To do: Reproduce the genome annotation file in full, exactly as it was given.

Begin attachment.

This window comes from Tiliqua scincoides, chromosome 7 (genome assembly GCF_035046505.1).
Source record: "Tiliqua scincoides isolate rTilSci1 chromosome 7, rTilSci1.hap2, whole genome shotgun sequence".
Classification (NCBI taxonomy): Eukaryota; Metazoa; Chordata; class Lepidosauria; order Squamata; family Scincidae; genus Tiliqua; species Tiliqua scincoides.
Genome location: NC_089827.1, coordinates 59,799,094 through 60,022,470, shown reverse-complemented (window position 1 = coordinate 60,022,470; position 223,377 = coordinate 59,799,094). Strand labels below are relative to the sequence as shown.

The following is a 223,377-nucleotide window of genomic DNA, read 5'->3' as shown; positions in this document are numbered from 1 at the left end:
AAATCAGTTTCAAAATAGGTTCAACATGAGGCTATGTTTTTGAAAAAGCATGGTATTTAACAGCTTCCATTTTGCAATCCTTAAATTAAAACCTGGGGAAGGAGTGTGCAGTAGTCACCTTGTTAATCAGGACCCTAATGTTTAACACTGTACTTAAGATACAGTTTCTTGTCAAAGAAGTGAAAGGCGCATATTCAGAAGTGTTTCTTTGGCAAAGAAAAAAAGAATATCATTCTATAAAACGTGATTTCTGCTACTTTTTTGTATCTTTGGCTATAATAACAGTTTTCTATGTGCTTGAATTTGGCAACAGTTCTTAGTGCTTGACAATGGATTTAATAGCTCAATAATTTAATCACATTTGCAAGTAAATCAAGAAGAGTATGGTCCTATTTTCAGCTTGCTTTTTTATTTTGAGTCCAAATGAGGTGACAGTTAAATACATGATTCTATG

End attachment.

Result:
This window comes from Tiliqua scincoides, chromosome 7 (genome assembly GCF_035046505.1).
Source record: "Tiliqua scincoides isolate rTilSci1 chromosome 7, rTilSci1.hap2, whole genome shotgun sequence".
Classification (NCBI taxonomy): Eukaryota; Metazoa; Chordata; class Lepidosauria; order Squamata; family Scincidae; genus Tiliqua; species Tiliqua scincoides.
Genome location: NC_089827.1, coordinates 59,799,094 through 60,022,470, shown reverse-complemented (window position 1 = coordinate 60,022,470; position 223,377 = coordinate 59,799,094). Strand labels below are relative to the sequence as shown.

The following is a 223,377-nucleotide window of genomic DNA, read 5'->3' as shown; positions in this document are numbered from 1 at the left end:
AAATCAGTTTCAAAATAGGTTCAACATGAGGCTATGTTTTTGAAAAAGCATGGTATTTAACAGCTTCCATTTTGCAATCCTTAAATTAAAACCTGGGGAAGGAGTGTGCAGTAGTCACCTTGTTAATCAGGACCCTAATGTTTAACACTGTACTTAAGATACAGTTTCTTGTCAAAGAAGTGAAAGGCGCATATTCAGAAGTGTTTCTTTGGCAAAGAAAAAAAGAATATCATTCTATAAAACGTGATTTCTGCTACTTTTTTGTATCTTTGGCTATAATAACAGTTTTCTATGTGCTTGAATTTGGCAACAGTTCTTAGTGCTTGACAATGGATTTAATAGCTCAATAATTTAATCACATTTGCAAGTAAATCAAGAAGAGTATGGTCCTATTTTCAGCTTGCTTTTTTATTTTGAGTCCAAATGAGGTGACAGTTAAATACATGATTCTATG